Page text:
CHARLOTTE, N.C. (WJZY) – Three family members who were former gang members shared their story of redemption and a second chance with FOX 46. Behind bars, they changed not just their lives, but the lives of many others.

“The neighborhood I grew up in off Beatties Ford Road, all we had was winos and liquor houses and drugs,” said Eric Whitener.

It was the late 80s in the middle of the crack cocaine epidemic.

“You look back and you see how you participated in the destruction of your own community,” said Whitener.

Whitener and his cousins, brothers Cecil and Orrin Jackson, freely admit what they did.

Court records describe the men who were in their late teens and early 20s at the time as “a violent street gang that distributed drugs, shot people, intimidated citizens and tried to bribe a juror.”

“We just got caught up in this culture, selling drugs, committing violent acts because that was the nature of the game,” said Cecil Jackson, Whitener’s cousin.

But it wasn’t a game to the federal government. It was a “war on drugs.”

“I look at the mothers of these young guys who were crack babies whose mothers was addicted. We participated in that. The struggles that they have right now stems back to that era for a lot of these guys,” said Whitener.

The men were convicted on drug and weapons charges and sent to prison, never expecting to get out.

“Our sentences were death sentences because I had life, plus 105 years,” said Whitener.

But from the moment they went in, they knew they had to get out.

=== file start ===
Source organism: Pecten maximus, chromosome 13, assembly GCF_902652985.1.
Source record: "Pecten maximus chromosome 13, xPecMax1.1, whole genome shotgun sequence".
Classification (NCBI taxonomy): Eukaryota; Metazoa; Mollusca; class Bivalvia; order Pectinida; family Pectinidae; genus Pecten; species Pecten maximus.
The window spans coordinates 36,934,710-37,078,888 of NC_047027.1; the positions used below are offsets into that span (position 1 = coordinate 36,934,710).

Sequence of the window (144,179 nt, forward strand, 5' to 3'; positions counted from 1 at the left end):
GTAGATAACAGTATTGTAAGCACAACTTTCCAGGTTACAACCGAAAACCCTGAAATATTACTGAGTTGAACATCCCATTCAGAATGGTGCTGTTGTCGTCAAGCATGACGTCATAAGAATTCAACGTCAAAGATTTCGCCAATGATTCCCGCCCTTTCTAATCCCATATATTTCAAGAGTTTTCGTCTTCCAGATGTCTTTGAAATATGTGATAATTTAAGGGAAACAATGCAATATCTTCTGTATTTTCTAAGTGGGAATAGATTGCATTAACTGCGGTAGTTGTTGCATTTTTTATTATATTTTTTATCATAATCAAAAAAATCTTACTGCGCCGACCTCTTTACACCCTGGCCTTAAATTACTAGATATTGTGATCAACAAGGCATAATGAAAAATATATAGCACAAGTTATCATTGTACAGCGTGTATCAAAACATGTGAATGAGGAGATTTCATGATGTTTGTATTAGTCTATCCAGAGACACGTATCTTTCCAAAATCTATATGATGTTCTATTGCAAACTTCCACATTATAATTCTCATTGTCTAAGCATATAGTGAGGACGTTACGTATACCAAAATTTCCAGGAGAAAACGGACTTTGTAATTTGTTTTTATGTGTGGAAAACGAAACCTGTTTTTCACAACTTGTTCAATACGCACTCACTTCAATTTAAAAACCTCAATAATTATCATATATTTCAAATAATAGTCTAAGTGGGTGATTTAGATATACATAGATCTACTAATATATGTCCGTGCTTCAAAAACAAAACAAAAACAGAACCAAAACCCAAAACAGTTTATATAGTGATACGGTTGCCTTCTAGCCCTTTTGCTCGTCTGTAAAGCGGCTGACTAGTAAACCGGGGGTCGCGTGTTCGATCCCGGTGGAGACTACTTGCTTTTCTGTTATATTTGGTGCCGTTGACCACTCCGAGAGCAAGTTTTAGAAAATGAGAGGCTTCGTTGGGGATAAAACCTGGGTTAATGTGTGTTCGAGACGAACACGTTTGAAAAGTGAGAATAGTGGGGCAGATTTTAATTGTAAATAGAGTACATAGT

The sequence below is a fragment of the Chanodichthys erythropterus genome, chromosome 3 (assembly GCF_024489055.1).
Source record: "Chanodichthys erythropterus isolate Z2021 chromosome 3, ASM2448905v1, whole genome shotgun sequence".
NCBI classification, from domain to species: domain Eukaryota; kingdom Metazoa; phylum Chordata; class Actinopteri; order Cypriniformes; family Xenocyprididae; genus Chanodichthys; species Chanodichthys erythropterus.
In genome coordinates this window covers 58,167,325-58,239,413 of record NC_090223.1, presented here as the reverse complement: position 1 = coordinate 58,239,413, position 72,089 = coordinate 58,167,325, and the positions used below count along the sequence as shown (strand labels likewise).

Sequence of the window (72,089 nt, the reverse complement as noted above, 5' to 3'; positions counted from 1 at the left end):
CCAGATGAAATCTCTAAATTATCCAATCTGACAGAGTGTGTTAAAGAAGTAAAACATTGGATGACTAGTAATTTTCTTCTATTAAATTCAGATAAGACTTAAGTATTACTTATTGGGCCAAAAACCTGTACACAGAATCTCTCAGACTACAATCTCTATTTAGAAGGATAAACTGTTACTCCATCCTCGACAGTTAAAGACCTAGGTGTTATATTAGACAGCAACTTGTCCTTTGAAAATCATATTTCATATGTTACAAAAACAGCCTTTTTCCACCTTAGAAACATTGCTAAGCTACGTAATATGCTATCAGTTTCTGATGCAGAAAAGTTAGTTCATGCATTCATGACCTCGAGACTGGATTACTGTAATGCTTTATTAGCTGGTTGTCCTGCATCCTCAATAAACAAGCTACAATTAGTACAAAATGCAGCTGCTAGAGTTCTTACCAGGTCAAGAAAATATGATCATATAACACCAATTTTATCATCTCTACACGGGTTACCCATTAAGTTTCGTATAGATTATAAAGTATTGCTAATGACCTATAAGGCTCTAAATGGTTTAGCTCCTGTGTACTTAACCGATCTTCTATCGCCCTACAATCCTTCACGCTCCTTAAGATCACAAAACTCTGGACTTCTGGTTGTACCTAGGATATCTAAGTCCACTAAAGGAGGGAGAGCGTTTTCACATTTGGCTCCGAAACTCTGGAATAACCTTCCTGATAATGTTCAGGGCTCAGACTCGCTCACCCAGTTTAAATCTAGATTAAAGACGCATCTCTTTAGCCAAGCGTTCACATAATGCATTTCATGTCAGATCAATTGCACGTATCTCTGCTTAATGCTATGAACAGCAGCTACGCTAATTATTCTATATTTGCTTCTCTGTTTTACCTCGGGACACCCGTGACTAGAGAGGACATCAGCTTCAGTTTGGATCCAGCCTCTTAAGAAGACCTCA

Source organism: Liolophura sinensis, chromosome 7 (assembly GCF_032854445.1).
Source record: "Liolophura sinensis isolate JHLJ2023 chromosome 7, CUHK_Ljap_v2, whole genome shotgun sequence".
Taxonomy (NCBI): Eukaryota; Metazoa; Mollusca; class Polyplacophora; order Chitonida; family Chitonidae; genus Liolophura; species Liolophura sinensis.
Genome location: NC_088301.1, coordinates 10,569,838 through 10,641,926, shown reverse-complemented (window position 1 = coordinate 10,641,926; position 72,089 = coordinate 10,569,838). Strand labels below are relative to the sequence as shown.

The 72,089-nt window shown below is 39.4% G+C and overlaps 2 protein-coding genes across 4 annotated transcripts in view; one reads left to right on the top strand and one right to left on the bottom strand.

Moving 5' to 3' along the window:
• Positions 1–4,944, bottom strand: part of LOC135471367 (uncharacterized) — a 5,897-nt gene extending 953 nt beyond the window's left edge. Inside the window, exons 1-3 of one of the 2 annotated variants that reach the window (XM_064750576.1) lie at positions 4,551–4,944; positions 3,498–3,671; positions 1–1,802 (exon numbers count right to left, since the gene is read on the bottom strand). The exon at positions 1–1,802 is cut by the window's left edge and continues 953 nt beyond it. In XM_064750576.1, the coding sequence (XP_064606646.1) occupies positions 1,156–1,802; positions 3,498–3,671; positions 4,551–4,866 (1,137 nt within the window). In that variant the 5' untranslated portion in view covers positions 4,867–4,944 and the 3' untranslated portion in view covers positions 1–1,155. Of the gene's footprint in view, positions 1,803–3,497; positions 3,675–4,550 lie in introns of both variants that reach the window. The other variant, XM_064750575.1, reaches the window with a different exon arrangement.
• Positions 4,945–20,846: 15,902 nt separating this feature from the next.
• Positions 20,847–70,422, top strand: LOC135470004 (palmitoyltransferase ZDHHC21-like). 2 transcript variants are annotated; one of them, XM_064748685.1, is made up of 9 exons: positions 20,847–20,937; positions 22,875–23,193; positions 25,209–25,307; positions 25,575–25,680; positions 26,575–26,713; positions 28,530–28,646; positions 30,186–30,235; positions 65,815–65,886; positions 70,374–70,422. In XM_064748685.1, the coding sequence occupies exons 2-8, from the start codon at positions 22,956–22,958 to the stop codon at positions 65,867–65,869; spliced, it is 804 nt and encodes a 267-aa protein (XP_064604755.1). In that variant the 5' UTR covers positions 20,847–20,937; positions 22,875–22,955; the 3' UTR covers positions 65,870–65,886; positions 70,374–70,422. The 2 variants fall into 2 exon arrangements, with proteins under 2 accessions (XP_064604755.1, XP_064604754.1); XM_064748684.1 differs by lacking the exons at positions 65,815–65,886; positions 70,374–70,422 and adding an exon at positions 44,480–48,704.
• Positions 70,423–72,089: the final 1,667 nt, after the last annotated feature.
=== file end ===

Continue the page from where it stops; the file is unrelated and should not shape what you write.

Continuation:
“All the different languages and voices we were hearing I asked myself, ‘What in the world have you gotten yourself into?’ So I knew this was not a place that I wanted to live,” said Orrin Jackson.

They set their minds on going home, all three earning their GEDs behind prison walls.

“That started my journey of reading. I became an avid reader in prison,” said Whitener.

And they had lots of time to think.

“That self-accusing spirit kicks in and you start to regret the things that you did in the past, you do want to reach out to people that you hurt, that you harmed and try to atone for that,” said Whitener.

The brothers and cousin went from terrorizing people on the streets to teaching them in prison, mentoring inmates and helping them earn their GEDs.

Orrin Jackson was part of a suicide watch team, convincing fellow prisoners not to take their own lives.

A former Bureau of Prisons employee wrote about Orrin while he was in prison saying, “I believe he is ready for another chance.”

On June 8, after 31 years in prison, all three men were released.

It literally took an act of Congress to make that happen. The men petitioned the court, and a judge gave them a second chance.

“We’re going to show that redemption is real, people can change and go on and do great things,” said Cecil Jackson.

The crack babies they victimized are all grown up now.

“They need someone who understands where they are at right now, who can speak the language they are speaking right now, but at the same time show them a better way,” said Orrin Jackson.

Life doesn’t always mean life. It all depends on what you do with the time you’re given.